EFFECT OF ELECTRIC CURRENT ON ORGANOHALIDE RESPIRING BACTERIA FROM CONTAMINATED LOCALITY TREATED BY NZVI

1 VLKOVÁ Denisa
Co-authors:
1,2 DOLINOVÁ Iva 1 ŠPÁNEK Roman 1 NOSEK Jaroslav 1 ŠEVCŮ Alena
Institutions:
1 Institute for Nanomaterials, Advanced Technologies and Innovation, Technical University of Liberec, Bendlova 1409/7, 461 17 Liberec 1, Czech Republic, EU; e-mail: denisa.vlkova@tul.cz
2 Centre of Clinical Biochemistry, Regional Hospital in Liberec, Husova 357/10, 460 63 Liberec, Czech Republic, EU
Conference:
9th International Conference on Nanomaterials - Research & Application, Hotel Voronez I, Brno, Czech Republic, EU, October 18th - 20th 2017
Proceedings:
Proceedings 9th International Conference on Nanomaterials - Research & Application
Pages:
390-396
ISBN:
978-80-87294-81-9
ISSN:
2694-930X
Published:
8th March 2018
Proceedings of the conference were published in Web of Science and Scopus.
Metrics:
16 views / 2 downloads
Abstract

Chlorinated ethenes (CEs) are the second most common contaminant worldwide. Remediation procedures combining treatment with nanoscale zero-valent iron (nZVI) and anaerobic microbial degradation supported by electric current belongs to one of the most successful approaches. Here we describe an effect of electric current on indigenous microbial degraders of CE during a field study. Groundwater samples were taken from anode well, four cathode wells and three control wells and isolated DNA was analysedanalyzed using real-time PCR. Total bacterial biomass was quantified using 16S rDNA gene. Markers of organohalide respiration included Dehalococcoides sp., Desulfitobacterium spp. and vinyl chloride (VC) reductases vcrA and bvcA. Denitrifying bacteria were determined by nirK marker and sulfate reducing bacteria by apsA2. Representative samples were analysedanalyzed using NGS method targeted to the V4 region of 16S rDNA gene. qPCR analysis of the anode well reveal significant decrease in all tested markers connected to eminent decrease in pH to strongly acidic values. Cathode wells maintained high level of bacterial growth even if there were slight changes in pH. Composition of bacterial communities in the anode and cathode wells strongly differed and changed over time. In the control wells, a long-term stability in composition of bacterial community was observed. To conclude, electric current caused decrease in organohalide bacteria and other markers in the anode well, all other wells showed ongoing organohalide respiration important for CEs degradation.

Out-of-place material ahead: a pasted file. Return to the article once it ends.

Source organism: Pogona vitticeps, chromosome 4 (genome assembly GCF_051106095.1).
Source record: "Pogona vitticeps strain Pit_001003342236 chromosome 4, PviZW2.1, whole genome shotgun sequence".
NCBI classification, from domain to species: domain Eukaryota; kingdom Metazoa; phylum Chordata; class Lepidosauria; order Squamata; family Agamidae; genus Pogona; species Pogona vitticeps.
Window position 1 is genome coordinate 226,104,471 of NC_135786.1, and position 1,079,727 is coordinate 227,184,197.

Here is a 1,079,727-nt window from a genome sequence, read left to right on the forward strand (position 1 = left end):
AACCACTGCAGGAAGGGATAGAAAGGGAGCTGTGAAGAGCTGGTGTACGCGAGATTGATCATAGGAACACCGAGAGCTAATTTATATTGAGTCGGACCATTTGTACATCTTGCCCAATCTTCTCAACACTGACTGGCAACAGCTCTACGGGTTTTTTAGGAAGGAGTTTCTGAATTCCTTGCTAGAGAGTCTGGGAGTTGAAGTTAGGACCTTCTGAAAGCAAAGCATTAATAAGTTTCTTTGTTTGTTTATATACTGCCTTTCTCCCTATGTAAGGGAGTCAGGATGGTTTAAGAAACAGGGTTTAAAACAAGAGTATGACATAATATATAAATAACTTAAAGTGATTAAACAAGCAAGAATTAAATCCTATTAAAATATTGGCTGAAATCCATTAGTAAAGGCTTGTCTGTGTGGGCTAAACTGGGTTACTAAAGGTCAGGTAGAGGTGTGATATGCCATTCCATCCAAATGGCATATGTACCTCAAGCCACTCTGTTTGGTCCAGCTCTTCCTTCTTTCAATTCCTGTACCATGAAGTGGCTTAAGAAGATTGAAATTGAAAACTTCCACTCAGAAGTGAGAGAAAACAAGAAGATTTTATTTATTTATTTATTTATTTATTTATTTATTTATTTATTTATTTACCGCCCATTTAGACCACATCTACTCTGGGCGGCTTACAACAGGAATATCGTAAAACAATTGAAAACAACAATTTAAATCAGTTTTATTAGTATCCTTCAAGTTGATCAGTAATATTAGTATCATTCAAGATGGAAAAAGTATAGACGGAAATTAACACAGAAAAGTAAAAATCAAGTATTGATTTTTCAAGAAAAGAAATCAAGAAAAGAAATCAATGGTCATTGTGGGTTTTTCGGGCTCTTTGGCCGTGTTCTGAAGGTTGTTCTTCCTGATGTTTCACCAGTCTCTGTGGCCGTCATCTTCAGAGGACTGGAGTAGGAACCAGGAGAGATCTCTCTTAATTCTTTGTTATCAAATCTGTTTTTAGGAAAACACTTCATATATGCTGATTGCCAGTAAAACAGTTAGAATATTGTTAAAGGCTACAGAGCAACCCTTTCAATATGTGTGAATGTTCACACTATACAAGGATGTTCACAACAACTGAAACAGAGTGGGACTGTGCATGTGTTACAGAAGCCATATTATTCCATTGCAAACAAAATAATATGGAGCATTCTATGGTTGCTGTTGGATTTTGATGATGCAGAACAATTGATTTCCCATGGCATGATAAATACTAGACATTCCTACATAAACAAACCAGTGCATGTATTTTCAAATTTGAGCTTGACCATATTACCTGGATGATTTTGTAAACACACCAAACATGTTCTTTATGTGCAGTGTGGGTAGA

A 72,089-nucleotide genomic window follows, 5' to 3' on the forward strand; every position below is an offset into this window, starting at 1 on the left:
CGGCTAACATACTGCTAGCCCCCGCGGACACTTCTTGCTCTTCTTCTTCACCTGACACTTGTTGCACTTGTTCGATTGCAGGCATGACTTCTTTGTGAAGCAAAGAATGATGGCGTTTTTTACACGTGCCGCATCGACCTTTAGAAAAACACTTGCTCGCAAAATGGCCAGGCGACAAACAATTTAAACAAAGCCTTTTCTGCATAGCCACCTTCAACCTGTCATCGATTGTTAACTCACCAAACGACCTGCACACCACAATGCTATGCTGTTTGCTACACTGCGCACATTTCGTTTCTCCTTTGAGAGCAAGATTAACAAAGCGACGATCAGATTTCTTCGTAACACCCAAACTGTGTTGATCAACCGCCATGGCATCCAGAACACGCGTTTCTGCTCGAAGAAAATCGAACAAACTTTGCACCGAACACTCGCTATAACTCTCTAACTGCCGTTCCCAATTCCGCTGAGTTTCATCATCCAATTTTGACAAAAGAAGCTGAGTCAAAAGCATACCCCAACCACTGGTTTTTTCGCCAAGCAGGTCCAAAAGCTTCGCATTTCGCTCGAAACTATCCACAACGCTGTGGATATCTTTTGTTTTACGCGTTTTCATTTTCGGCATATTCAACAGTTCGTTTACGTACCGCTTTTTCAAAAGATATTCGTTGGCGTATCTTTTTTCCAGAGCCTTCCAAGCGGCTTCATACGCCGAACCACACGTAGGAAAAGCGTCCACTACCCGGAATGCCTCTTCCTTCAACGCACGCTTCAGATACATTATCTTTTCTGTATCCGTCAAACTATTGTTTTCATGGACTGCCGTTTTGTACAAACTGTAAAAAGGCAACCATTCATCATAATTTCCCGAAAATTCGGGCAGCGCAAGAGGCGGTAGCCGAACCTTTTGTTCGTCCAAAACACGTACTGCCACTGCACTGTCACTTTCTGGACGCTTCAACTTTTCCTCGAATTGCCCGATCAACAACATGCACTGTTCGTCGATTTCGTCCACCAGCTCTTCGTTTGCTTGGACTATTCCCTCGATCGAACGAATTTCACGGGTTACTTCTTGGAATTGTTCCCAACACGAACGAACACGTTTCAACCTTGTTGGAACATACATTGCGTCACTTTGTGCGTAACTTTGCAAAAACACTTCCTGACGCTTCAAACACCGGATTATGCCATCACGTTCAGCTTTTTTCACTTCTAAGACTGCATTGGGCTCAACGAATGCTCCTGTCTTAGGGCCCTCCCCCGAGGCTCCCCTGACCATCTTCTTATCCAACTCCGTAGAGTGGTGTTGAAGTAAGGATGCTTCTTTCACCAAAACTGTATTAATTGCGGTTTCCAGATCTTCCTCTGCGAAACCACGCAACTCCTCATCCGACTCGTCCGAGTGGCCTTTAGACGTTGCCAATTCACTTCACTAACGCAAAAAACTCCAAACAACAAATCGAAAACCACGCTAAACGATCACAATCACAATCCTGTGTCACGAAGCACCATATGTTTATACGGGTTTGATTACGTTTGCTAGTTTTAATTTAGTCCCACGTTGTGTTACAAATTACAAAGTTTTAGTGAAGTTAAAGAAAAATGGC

Keywords: electric current, NGS, nZVI, organohalide respiration, qPCR.
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